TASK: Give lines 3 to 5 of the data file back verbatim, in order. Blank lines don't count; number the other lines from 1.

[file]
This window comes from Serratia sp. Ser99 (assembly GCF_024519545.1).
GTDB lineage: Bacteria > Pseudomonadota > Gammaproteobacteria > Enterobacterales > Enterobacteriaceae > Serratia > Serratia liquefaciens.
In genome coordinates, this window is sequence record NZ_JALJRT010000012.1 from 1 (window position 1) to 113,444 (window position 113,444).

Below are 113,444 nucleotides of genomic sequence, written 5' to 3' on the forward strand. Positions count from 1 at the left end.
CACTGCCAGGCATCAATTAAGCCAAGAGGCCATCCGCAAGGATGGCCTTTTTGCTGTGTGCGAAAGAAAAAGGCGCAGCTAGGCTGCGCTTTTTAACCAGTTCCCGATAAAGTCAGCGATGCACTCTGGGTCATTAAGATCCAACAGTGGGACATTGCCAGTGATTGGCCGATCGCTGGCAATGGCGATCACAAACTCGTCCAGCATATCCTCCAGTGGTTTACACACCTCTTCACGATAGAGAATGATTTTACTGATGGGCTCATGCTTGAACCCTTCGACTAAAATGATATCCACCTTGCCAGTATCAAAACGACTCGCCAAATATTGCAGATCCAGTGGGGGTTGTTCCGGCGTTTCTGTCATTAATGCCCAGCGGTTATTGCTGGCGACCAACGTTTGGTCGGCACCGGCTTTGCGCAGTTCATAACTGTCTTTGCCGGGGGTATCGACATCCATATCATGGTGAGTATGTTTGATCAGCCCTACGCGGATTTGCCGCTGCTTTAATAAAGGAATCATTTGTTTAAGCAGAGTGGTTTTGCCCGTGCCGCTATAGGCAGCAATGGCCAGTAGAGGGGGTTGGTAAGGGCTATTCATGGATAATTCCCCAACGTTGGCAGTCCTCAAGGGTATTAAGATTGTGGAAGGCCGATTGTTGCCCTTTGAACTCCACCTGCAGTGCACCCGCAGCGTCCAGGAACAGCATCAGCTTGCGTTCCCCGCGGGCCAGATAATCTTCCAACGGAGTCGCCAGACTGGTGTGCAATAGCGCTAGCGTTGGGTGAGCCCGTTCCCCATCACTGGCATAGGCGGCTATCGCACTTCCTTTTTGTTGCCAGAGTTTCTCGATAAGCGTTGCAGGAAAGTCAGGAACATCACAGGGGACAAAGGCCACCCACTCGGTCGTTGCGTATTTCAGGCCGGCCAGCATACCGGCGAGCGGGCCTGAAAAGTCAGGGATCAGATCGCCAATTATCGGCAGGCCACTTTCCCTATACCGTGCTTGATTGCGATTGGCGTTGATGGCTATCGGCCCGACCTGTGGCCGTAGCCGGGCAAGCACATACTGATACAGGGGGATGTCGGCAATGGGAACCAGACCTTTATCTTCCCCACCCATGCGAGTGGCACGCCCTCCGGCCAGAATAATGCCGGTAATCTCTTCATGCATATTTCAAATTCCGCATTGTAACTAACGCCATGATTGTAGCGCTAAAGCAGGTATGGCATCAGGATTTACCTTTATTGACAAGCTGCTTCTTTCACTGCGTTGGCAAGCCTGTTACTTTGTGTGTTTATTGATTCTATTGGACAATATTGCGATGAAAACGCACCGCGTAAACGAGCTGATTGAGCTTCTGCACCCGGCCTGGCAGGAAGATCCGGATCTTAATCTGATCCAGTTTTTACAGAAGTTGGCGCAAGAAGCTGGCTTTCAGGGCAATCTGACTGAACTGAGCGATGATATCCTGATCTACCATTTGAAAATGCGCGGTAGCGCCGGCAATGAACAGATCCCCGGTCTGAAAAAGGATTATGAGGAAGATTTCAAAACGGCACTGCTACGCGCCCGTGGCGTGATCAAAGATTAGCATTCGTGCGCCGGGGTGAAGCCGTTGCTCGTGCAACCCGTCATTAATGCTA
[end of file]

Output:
In genome coordinates, this window is sequence record NZ_JALJRT010000012.1 from 1 (window position 1) to 113,444 (window position 113,444).

Below are 113,444 nucleotides of genomic sequence, written 5' to 3' on the forward strand. Positions count from 1 at the left end.
CACTGCCAGGCATCAATTAAGCCAAGAGGCCATCCGCAAGGATGGCCTTTTTGCTGTGTGCGAAAGAAAAAGGCGCAGCTAGGCTGCGCTTTTTAACCAGTTCCCGATAAAGTCAGCGATGCACTCTGGGTCATTAAGATCCAACAGTGGGACATTGCCAGTGATTGGCCGATCGCTGGCAATGGCGATCACAAACTCGTCCAGCATATCCTCCAGTGGTTTACACACCTCTTCACGATAGAGAATGATTTTACTGATGGGCTCATGCTTGAACCCTTCGACTAAAATGATATCCACCTTGCCAGTATCAAAACGACTCGCCAAATATTGCAGATCCAGTGGGGGTTGTTCCGGCGTTTCTGTCATTAATGCCCAGCGGTTATTGCTGGCGACCAACGTTTGGTCGGCACCGGCTTTGCGCAGTTCATAACTGTCTTTGCCGGGGGTATCGACATCCATATCATGGTGAGTATGTTTGATCAGCCCTACGCGGATTTGCCGCTGCTTTAATAAAGGAATCATTTGTTTAAGCAGAGTGGTTTTGCCCGTGCCGCTATAGGCAGCAATGGCCAGTAGAGGGGGTTGGTAAGGGCTATTCATGGATAATTCCCCAACGTTGGCAGTCCTCAAGGGTATTAAGATTGTGGAAGGCCGATTGTTGCCCTTTGAACTCCACCTGCAGTGCACCCGCAGCGTCCAGGAACAGCATCAGCTTGCGTTCCCCGCGGGCCAGATAATCTTCCAACGGAGTCGCCAGACTGGTGTGCAATAGCGCTAGCGTTGGGTGAGCCCGTTCCCCATCACTGGCATAGGCGGCTATCGCACTTCCTTTTTGTTGCCAGAGTTTCTCGATAAGCGTTGCAGGAAAGTCAGGAACATCACAGGGGACAAAGGCCACCCACTCGGTCGTTGCGTATTTCAGGCCGGCCAGCATACCGGCGAGCGGGCCTGAAAAGTCAGGGATCAGATCGCCAATTATCGGCAGGCCACTTTCCCTATACCGTGCTTGATTGCGATTGGCGTTGATGGCTATCGGCCCGACCTGTGGCCGTAGCCGGGCAAGCACATACTGATACAGGGGGATGTCGGCAATGGGAACCAGACCTTTATCTTCCCCACCCATGCGAGTGGCACGCCCTCCGGCCAGAATAATGCCGGTAATCTCTTCATGCATATTTCAAATTCCGCATTGTAACTAACGCCATGATTGTAGCGCTAAAGCAGGTATGGCATCAGGATTTACCTTTATTGACAAGCTGCTTCTTTCACTGCGTTGGCAAGCCTGTTACTTTGTGTGTTTATTGATTCTATTGGACAATATTGCGATGAAAACGCACCGCGTAAACGAGCTGATTGAGCTTCTGCACCCGGCCTGGCAGGAAGATCCGGATCTTAATCTGATCCAGTTTTTACAGAAGTTGGCGCAAGAAGCTGGCTTTCAGGGCAATCTGACTGAACTGAGCGATGATATCCTGATCTACCATTTGAAAATGCGCGGTAGCGCCGGCAATGAACAGATCCCCGGTCTGAAAAAGGATTATGAGGAAGATTTCAAAACGGCACTGCTACGCGCCCGTGGCGTGATCAAAGATTAGCATTCGTGCGCCGGGGTGAAGCCGTTGCTCGTGCAACCCGTCATTAATGCTA